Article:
Also at the meeting, Sgt. Cristie Jacobsen explained the role of the seven school resource officers in the seven middle schools or high schools in the city and answered questions about how they may respond in various situations.

She emphasized that the officers work on trust-building and relationships with students.

"Our officers aren't door guards at any of our schools, that's for sure," Jacobsen said. "We have offices. We are walking around. We are relationship-building. We are in the classrooms a lot. We monitor lunch periods," she said.

"When you walk into the school, the first person you see isn't the face of the officer," she said.

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Their team's relationship with the school administrators and district office is "phenomenal," she said. They often talk about situations and ways they can help each other.

"Our goal is to have a safe learning environment" not just physically, she said, but also emotionally and to deal with any mental health issues that arise.

Jacobsen said the officers are trained in the national triad methods where the basic duties are being the school law enforcement officer, but also an educator on law-related topics and an informal counselor and mentor to students.

When asked by the board how many actual criminal events school resource officers may encounter in a year, she said it would be in the single digits.

"It's very, very infrequently," she said.

In those cases, the student is then referred to juvenile court and turned over to their parents.

"We know kids make mistakes, but we don't want it to hold them back," she said about efforts to work with those facing struggles.

When board member Scott Paul asked about the use of force policy for the schools, Jacobsen said they don't touch "school handbook issues." But any illegal acts are dealt with by the officers.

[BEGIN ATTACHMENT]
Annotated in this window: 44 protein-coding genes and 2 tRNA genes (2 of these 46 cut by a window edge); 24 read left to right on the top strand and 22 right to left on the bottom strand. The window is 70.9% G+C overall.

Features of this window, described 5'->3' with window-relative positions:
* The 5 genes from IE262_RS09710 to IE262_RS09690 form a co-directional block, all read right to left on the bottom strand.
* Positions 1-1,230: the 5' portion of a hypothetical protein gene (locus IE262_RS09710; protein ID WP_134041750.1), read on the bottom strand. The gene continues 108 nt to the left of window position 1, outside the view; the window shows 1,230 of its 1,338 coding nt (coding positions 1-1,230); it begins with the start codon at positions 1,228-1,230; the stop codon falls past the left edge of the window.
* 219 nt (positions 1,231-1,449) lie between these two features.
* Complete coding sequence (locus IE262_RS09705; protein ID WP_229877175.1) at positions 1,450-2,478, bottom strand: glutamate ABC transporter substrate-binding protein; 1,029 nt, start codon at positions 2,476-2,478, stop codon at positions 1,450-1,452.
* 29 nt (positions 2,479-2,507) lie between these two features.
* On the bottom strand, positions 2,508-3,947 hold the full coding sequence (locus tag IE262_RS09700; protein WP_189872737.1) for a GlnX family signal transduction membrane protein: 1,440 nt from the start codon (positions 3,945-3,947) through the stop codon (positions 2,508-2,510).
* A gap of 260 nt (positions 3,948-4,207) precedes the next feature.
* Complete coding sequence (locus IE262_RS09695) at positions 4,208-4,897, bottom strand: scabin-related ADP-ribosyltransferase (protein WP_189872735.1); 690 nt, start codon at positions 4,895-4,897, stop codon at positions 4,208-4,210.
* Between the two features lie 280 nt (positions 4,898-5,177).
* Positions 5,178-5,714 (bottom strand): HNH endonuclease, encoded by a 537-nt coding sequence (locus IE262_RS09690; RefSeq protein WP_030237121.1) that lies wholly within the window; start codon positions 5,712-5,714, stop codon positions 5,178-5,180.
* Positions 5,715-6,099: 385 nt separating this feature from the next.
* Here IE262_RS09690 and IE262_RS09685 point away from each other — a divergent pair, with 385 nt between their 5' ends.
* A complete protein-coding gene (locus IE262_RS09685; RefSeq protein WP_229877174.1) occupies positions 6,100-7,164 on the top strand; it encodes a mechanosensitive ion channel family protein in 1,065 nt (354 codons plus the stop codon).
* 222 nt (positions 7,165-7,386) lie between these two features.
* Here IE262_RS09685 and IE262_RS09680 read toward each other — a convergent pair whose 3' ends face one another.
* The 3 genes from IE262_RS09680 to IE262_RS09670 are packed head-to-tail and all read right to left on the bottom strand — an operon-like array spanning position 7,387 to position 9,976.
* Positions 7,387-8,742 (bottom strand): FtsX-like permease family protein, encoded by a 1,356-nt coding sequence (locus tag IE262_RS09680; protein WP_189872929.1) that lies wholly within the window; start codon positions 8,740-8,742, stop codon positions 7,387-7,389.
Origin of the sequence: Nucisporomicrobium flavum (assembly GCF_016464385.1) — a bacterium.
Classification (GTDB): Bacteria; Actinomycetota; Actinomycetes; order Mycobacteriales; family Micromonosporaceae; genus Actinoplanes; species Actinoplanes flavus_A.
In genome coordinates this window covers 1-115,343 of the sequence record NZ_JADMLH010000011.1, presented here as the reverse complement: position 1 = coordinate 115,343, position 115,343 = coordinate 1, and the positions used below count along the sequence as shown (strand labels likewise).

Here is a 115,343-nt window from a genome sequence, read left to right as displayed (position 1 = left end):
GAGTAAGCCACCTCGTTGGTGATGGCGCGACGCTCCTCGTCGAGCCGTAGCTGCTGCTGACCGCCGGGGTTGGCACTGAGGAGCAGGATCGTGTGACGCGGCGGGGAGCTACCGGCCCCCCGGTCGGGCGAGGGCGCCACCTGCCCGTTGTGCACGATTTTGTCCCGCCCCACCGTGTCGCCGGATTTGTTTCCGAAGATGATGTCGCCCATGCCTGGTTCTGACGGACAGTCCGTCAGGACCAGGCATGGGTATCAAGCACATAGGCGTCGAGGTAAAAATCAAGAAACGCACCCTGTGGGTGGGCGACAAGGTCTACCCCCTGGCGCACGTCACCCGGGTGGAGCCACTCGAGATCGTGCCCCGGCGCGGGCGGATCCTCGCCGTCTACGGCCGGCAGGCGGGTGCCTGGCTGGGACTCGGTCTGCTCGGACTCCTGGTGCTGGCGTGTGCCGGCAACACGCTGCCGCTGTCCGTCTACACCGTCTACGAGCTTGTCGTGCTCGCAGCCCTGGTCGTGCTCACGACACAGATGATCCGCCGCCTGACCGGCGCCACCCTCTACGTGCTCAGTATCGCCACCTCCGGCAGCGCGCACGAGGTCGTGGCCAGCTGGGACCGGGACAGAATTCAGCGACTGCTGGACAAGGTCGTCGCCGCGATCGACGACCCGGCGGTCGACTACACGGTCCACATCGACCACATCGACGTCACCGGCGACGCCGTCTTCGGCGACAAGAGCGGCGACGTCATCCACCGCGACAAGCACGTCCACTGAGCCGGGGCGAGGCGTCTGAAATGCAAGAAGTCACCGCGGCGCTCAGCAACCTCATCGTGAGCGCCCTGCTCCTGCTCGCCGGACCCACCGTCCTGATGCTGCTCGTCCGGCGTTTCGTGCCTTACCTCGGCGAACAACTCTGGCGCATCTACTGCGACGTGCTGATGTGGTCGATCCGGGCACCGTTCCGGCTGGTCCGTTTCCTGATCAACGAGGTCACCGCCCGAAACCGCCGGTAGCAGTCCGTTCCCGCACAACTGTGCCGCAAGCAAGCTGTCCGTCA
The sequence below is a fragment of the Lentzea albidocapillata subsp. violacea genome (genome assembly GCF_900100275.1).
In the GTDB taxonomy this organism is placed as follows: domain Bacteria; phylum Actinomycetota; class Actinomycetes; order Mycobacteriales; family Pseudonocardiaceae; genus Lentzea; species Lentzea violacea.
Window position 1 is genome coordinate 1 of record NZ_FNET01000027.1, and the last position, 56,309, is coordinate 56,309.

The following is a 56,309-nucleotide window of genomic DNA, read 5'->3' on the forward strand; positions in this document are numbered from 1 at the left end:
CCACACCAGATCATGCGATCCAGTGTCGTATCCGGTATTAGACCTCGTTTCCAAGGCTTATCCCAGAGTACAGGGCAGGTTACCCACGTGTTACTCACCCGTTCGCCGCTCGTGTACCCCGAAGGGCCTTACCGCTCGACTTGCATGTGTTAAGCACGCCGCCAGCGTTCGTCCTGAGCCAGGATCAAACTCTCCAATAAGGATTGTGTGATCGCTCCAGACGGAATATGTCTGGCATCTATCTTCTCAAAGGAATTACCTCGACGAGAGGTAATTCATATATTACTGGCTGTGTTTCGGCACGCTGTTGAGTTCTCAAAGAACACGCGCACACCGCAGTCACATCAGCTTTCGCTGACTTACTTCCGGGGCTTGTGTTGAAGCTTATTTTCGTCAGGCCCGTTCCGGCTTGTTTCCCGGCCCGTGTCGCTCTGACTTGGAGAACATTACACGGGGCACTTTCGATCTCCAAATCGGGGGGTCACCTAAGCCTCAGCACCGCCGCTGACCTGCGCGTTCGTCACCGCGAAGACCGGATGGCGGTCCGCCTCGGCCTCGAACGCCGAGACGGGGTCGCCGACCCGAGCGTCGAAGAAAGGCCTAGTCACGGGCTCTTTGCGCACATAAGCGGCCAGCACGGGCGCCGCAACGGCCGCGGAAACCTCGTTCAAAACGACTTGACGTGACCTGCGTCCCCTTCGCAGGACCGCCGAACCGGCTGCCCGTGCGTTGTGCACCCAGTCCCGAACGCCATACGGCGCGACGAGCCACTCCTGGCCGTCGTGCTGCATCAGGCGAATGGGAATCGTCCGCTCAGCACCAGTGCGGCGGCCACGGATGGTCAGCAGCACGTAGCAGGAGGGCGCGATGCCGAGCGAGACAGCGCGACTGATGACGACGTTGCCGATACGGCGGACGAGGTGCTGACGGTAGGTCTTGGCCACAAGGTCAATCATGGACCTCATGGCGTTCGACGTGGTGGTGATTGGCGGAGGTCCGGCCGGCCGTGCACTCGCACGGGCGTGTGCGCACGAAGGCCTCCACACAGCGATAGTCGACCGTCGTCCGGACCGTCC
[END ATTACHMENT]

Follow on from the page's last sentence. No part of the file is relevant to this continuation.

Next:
Board Chairman Joanna Johnson asked if one officer in each of the schools with perhaps 800 to 1,400 students was enough, Jacobsen said they use a "team approach" and many others on her community engagement team are cross-trained.

She said patrol officers stop in at the schools, too, and can be backup if any problems occur.

Board member Tonya Greywind asked if there were surveys or other measures with input from students about whether they feel safe.

Jacobsen said some schools do surveys, and school resource officers also work closely with the schools to make sure the schools are happy with the officers.

Board member and teacher Todd Spellerberg said he's been at his school for 17 years and he doesn't know of any bad officers.

He wondered if there could be more funding for some summer programs the police try to put together to help struggling students

Some of those are swimming lessons for New American students, outdoors programs, and lessons in boxing and self-defense.

Jacobsen said the participation numbers vary, but they depend on donations, student interest and the time officers may be able to offer.